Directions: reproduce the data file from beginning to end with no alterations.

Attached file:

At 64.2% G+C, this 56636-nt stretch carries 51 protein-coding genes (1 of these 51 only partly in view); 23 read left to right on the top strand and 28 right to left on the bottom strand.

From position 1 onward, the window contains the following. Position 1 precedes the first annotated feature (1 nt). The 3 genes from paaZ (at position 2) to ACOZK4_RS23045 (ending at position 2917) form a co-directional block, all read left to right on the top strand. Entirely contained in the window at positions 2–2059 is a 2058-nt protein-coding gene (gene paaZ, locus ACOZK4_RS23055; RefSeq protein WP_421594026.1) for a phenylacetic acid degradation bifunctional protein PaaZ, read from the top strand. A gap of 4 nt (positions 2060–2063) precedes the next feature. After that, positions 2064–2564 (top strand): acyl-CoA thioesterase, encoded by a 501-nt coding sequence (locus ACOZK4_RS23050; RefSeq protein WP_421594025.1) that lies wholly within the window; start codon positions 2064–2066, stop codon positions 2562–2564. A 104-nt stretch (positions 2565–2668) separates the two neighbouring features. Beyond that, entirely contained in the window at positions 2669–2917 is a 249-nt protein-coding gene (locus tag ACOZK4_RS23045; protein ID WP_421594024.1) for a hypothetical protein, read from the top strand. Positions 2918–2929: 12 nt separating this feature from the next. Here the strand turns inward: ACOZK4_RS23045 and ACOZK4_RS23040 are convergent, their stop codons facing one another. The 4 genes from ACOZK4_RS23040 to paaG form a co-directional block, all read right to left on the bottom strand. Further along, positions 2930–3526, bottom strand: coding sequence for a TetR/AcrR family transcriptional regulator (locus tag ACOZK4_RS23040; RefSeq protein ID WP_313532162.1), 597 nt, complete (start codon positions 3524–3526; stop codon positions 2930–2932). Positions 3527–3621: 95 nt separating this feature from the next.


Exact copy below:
At 64.2% G+C, this 56636-nt stretch carries 51 protein-coding genes (1 of these 51 only partly in view); 23 read left to right on the top strand and 28 right to left on the bottom strand.

From position 1 onward, the window contains the following. Position 1 precedes the first annotated feature (1 nt). The 3 genes from paaZ (at position 2) to ACOZK4_RS23045 (ending at position 2917) form a co-directional block, all read left to right on the top strand. Entirely contained in the window at positions 2–2059 is a 2058-nt protein-coding gene (gene paaZ, locus ACOZK4_RS23055; RefSeq protein WP_421594026.1) for a phenylacetic acid degradation bifunctional protein PaaZ, read from the top strand. A gap of 4 nt (positions 2060–2063) precedes the next feature. After that, positions 2064–2564 (top strand): acyl-CoA thioesterase, encoded by a 501-nt coding sequence (locus ACOZK4_RS23050; RefSeq protein WP_421594025.1) that lies wholly within the window; start codon positions 2064–2066, stop codon positions 2562–2564. A 104-nt stretch (positions 2565–2668) separates the two neighbouring features. Beyond that, entirely contained in the window at positions 2669–2917 is a 249-nt protein-coding gene (locus tag ACOZK4_RS23045; protein ID WP_421594024.1) for a hypothetical protein, read from the top strand. Positions 2918–2929: 12 nt separating this feature from the next. Here the strand turns inward: ACOZK4_RS23045 and ACOZK4_RS23040 are convergent, their stop codons facing one another. The 4 genes from ACOZK4_RS23040 to paaG form a co-directional block, all read right to left on the bottom strand. Further along, positions 2930–3526, bottom strand: coding sequence for a TetR/AcrR family transcriptional regulator (locus tag ACOZK4_RS23040; RefSeq protein ID WP_313532162.1), 597 nt, complete (start codon positions 3524–3526; stop codon positions 2930–2932). Positions 3527–3621: 95 nt separating this feature from the next.